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Taylor's rule and the Fed, 1970-1997

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  • John P. Judd
  • Glenn D. Rudebusch

Abstract

This paper estimates a simple model of the Federal Reserve's "reaction function" - that is, the relationship between economic developments and the fed's response to them. We focus on how this estimated reaction function has changed over time. Such changes are not surprising given compositional changes in the Federal Open Market Committee, and we consider three subsamples delineated by the terms of recent fed Chairmen. We find that the estimated reaction functions for each period vary in ways that seem broadly consistent with the success or failure during the period at controlling inflation. These results suggest that a Taylor-rule framework is a useful way to summarize key elements of monetary policy.

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Bibliographic Info

Article provided by Federal Reserve Bank of San Francisco in its journal Economic Review.

Volume (Year): (1998)
Issue (Month): ()
Pages: 3-16

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Handle: RePEc:fip:fedfer:y:1998:p:3-16:n:3

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Keywords: Monetary policy - United States ; Federal Open Market Committee ; Federal funds market (United States);

References

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  1. Perron, Pierre, 1989. "The Great Crash, the Oil Price Shock, and the Unit Root Hypothesis," Econometrica, Econometric Society, vol. 57(6), pages 1361-1401, November.
  2. Taylor, John B., 1993. "Discretion versus policy rules in practice," Carnegie-Rochester Conference Series on Public Policy, Elsevier, vol. 39(1), pages 195-214, December.
  3. Glenn D. Rudebusch, 1992. "The uncertain unit root in real GNP," Finance and Economics Discussion Series 193, Board of Governors of the Federal Reserve System (U.S.).
  4. Richard Clarida & Jordi Galí & Mark Gertler, 2000. "Monetary Policy Rules And Macroeconomic Stability: Evidence And Some Theory," The Quarterly Journal of Economics, MIT Press, vol. 115(1), pages 147-180, February.
  5. Robert J. Gordon, 1997. "The Time-Varying NAIRU and Its Implications for Economic Policy," Journal of Economic Perspectives, American Economic Association, vol. 11(1), pages 11-32, Winter.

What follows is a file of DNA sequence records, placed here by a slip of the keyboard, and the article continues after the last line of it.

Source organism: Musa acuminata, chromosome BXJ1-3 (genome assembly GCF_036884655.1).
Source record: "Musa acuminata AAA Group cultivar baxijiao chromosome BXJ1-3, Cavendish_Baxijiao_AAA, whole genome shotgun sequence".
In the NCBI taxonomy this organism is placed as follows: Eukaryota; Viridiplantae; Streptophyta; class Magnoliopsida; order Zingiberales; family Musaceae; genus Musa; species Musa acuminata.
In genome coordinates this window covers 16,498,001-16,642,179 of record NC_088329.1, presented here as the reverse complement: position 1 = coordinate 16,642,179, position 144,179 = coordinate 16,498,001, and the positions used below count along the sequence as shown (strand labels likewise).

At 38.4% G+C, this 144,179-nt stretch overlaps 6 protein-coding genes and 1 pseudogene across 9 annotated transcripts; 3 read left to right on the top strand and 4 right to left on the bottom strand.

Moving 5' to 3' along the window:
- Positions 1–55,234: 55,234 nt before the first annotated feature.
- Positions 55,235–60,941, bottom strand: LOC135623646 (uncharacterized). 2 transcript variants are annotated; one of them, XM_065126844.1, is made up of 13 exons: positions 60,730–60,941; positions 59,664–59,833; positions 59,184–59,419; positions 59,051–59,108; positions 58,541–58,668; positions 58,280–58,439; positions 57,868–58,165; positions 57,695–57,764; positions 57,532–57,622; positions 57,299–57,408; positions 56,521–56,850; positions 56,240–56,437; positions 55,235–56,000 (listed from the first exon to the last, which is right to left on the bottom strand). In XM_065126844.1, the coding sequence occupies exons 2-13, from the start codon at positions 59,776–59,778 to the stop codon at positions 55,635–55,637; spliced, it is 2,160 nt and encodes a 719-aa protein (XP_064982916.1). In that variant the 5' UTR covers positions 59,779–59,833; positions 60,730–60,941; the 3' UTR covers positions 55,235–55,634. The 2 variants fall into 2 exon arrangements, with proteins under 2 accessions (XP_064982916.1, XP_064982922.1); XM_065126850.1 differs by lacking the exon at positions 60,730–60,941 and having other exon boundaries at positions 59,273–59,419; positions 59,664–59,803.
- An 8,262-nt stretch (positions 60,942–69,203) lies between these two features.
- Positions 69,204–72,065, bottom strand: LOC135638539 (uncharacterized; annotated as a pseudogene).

6. Bharat Trehan, 1997. "A new paradigm?," FRBSF Economic Letter, Federal Reserve Bank of San Francisco, issue oct10.
  7. Bomfim, Antulio N, 1997. "The Equilibrium Fed Funds Rate and the Indicator Properties of Term-Structure Spreads," Economic Inquiry, Western Economic Association International, vol. 35(4), pages 830-46, October.
  8. Ben S. Bernanke & Alan S. Blinder, 1989. "The federal funds rate and the channels of monetary transmission," Working Papers 89-10, Federal Reserve Bank of Philadelphia.
  9. Timothy Cogley, 1997. "Evaluating non-structural measures of the business cycle," Economic Review, Federal Reserve Bank of San Francisco, pages 3-21.
  10. Athanasios Orphanides, 2001. "Monetary Policy Rules Based on Real-Time Data," American Economic Review, American Economic Association, vol. 91(4), pages 964-985, September.
  11. John C. Williams, 1999. "Simple rules for monetary policy," Finance and Economics Discussion Series 1999-12, Board of Governors of the Federal Reserve System (U.S.).
  12. Bennett T. McCallum, 1991. "Targets, Indicators, and Instruments of Monetary Policy," NBER Working Papers 3047, National Bureau of Economic Research, Inc.
  13. Stephen K. McNees, 1986. "Modeling the Fed: a forward- looking monetary policy reaction function," New England Economic Review, Federal Reserve Bank of Boston, issue Nov, pages 3-8.
  14. Hallman, Jeffrey J & Porter, Richard D & Small, David H, 1991. "Is the Price Level Tied to the M2 Monetary Aggregate in the Long Run?," American Economic Review, American Economic Association, vol. 81(4), pages 841-58, September.
  15. F. Brayton & P. Tinsley, 1996. "A guide to FRB/US: a macroeconomic model of the United States," Finance and Economics Discussion Series 96-42, Board of Governors of the Federal Reserve System (U.S.).
  16. John P. Judd & Bharat Trehan, 1995. "Has the Fed gotten tougher on inflation?," FRBSF Economic Letter, Federal Reserve Bank of San Francisco, issue mar31.
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